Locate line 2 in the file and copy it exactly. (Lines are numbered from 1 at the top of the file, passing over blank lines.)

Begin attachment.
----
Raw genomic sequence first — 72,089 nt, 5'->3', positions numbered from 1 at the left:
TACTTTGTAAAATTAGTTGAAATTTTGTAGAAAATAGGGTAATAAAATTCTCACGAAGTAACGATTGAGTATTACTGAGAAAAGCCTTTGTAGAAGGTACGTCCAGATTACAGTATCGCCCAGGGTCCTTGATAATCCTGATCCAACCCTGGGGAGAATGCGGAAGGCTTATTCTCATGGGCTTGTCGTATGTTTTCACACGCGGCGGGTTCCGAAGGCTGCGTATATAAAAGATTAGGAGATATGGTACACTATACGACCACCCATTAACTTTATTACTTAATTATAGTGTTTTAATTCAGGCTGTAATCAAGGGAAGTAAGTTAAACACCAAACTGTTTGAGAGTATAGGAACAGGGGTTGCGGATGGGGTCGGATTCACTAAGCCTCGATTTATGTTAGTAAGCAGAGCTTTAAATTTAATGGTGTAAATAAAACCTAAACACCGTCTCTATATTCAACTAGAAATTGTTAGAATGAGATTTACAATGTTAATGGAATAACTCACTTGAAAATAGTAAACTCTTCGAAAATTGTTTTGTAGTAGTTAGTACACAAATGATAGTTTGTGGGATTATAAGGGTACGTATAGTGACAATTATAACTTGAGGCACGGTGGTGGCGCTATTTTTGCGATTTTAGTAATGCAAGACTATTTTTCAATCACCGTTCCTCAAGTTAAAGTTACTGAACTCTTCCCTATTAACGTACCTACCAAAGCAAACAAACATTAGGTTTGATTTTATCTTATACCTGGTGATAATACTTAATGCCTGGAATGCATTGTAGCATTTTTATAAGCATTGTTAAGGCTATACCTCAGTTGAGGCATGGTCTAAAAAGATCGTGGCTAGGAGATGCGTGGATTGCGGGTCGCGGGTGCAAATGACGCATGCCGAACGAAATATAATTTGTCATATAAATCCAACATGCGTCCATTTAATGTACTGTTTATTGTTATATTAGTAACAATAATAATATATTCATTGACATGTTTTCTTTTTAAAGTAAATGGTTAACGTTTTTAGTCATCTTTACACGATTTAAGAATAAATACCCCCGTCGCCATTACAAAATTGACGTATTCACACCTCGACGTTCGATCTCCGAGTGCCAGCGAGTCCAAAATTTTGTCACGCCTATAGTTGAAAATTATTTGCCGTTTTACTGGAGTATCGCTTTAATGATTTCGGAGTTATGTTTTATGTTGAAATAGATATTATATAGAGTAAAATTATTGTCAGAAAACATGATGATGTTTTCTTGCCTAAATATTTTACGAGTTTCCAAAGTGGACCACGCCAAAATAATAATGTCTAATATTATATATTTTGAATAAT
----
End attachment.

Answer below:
TACTTTGTAAAATTAGTTGAAATTTTGTAGAAAATAGGGTAATAAAATTCTCACGAAGTAACGATTGAGTATTACTGAGAAAAGCCTTTGTAGAAGGTACGTCCAGATTACAGTATCGCCCAGGGTCCTTGATAATCCTGATCCAACCCTGGGGAGAATGCGGAAGGCTTATTCTCATGGGCTTGTCGTATGTTTTCACACGCGGCGGGTTCCGAAGGCTGCGTATATAAAAGATTAGGAGATATGGTACACTATACGACCACCCATTAACTTTATTACTTAATTATAGTGTTTTAATTCAGGCTGTAATCAAGGGAAGTAAGTTAAACACCAAACTGTTTGAGAGTATAGGAACAGGGGTTGCGGATGGGGTCGGATTCACTAAGCCTCGATTTATGTTAGTAAGCAGAGCTTTAAATTTAATGGTGTAAATAAAACCTAAACACCGTCTCTATATTCAACTAGAAATTGTTAGAATGAGATTTACAATGTTAATGGAATAACTCACTTGAAAATAGTAAACTCTTCGAAAATTGTTTTGTAGTAGTTAGTACACAAATGATAGTTTGTGGGATTATAAGGGTACGTATAGTGACAATTATAACTTGAGGCACGGTGGTGGCGCTATTTTTGCGATTTTAGTAATGCAAGACTATTTTTCAATCACCGTTCCTCAAGTTAAAGTTACTGAACTCTTCCCTATTAACGTACCTACCAAAGCAAACAAACATTAGGTTTGATTTTATCTTATACCTGGTGATAATACTTAATGCCTGGAATGCATTGTAGCATTTTTATAAGCATTGTTAAGGCTATACCTCAGTTGAGGCATGGTCTAAAAAGATCGTGGCTAGGAGATGCGTGGATTGCGGGTCGCGGGTGCAAATGACGCATGCCGAACGAAATATAATTTGTCATATAAATCCAACATGCGTCCATTTAATGTACTGTTTATTGTTATATTAGTAACAATAATAATATATTCATTGACATGTTTTCTTTTTAAAGTAAATGGTTAACGTTTTTAGTCATCTTTACACGATTTAAGAATAAATACCCCCGTCGCCATTACAAAATTGACGTATTCACACCTCGACGTTCGATCTCCGAGTGCCAGCGAGTCCAAAATTTTGTCACGCCTATAGTTGAAAATTATTTGCCGTTTTACTGGAGTATCGCTTTAATGATTTCGGAGTTATGTTTTATGTTGAAATAGATATTATATAGAGTAAAATTATTGTCAGAAAACATGATGATGTTTTCTTGCCTAAATATTTTACGAGTTTCCAAAGTGGACCACGCCAAAATAATAATGTCTAATATTATATATTTTGAATAAT